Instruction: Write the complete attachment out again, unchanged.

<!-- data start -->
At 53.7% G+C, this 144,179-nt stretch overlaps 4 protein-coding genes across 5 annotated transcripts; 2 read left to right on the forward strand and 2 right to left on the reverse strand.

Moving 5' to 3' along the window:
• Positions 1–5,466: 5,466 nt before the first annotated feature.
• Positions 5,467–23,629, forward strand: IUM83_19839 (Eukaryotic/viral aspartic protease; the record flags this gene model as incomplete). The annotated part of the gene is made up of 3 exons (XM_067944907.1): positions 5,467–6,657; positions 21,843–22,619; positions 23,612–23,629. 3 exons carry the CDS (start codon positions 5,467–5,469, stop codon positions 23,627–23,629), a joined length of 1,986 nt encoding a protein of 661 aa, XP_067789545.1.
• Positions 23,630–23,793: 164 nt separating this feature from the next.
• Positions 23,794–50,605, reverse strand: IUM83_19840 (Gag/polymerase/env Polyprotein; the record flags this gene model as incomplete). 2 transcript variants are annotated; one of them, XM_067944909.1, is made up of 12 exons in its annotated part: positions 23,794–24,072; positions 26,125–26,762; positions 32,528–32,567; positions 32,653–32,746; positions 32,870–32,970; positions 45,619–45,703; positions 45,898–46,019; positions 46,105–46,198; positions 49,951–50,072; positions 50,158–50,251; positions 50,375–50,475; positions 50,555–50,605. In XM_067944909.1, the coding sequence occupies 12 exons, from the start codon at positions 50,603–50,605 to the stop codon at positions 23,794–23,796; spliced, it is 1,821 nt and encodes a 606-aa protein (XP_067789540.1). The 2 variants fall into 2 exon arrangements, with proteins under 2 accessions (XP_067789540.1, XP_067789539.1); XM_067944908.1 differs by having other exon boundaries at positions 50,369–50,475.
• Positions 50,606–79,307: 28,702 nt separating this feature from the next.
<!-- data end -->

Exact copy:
At 53.7% G+C, this 144,179-nt stretch overlaps 4 protein-coding genes across 5 annotated transcripts; 2 read left to right on the forward strand and 2 right to left on the reverse strand.

Moving 5' to 3' along the window:
• Positions 1–5,466: 5,466 nt before the first annotated feature.
• Positions 5,467–23,629, forward strand: IUM83_19839 (Eukaryotic/viral aspartic protease; the record flags this gene model as incomplete). The annotated part of the gene is made up of 3 exons (XM_067944907.1): positions 5,467–6,657; positions 21,843–22,619; positions 23,612–23,629. 3 exons carry the CDS (start codon positions 5,467–5,469, stop codon positions 23,627–23,629), a joined length of 1,986 nt encoding a protein of 661 aa, XP_067789545.1.
• Positions 23,630–23,793: 164 nt separating this feature from the next.
• Positions 23,794–50,605, reverse strand: IUM83_19840 (Gag/polymerase/env Polyprotein; the record flags this gene model as incomplete). 2 transcript variants are annotated; one of them, XM_067944909.1, is made up of 12 exons in its annotated part: positions 23,794–24,072; positions 26,125–26,762; positions 32,528–32,567; positions 32,653–32,746; positions 32,870–32,970; positions 45,619–45,703; positions 45,898–46,019; positions 46,105–46,198; positions 49,951–50,072; positions 50,158–50,251; positions 50,375–50,475; positions 50,555–50,605. In XM_067944909.1, the coding sequence occupies 12 exons, from the start codon at positions 50,603–50,605 to the stop codon at positions 23,794–23,796; spliced, it is 1,821 nt and encodes a 606-aa protein (XP_067789540.1). The 2 variants fall into 2 exon arrangements, with proteins under 2 accessions (XP_067789540.1, XP_067789539.1); XM_067944908.1 differs by having other exon boundaries at positions 50,369–50,475.
• Positions 50,606–79,307: 28,702 nt separating this feature from the next.